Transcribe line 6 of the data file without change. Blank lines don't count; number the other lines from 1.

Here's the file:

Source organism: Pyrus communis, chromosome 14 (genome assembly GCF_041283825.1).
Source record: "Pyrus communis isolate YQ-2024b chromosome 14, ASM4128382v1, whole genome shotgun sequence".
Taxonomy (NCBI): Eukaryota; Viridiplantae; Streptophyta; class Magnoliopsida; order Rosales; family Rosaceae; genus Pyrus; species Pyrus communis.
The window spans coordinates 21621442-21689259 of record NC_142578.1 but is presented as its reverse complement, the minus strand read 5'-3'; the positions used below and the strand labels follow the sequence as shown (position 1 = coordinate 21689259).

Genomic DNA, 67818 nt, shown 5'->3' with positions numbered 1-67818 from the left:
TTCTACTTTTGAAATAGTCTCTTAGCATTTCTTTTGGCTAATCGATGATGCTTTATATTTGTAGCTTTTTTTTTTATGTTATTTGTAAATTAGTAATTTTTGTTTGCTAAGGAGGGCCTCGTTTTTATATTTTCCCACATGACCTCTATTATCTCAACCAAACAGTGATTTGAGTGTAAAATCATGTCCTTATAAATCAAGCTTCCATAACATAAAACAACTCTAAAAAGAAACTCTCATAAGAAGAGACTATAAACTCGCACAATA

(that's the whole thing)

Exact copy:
TTCTACTTTTGAAATAGTCTCTTAGCATTTCTTTTGGCTAATCGATGATGCTTTATATTTGTAGCTTTTTTTTTTATGTTATTTGTAAATTAGTAATTTTTGTTTGCTAAGGAGGGCCTCGTTTTTATATTTTCCCACATGACCTCTATTATCTCAACCAAACAGTGATTTGAGTGTAAAATCATGTCCTTATAAATCAAGCTTCCATAACATAAAACAACTCTAAAAAGAAACTCTCATAAGAAGAGACTATAAACTCGCACAATA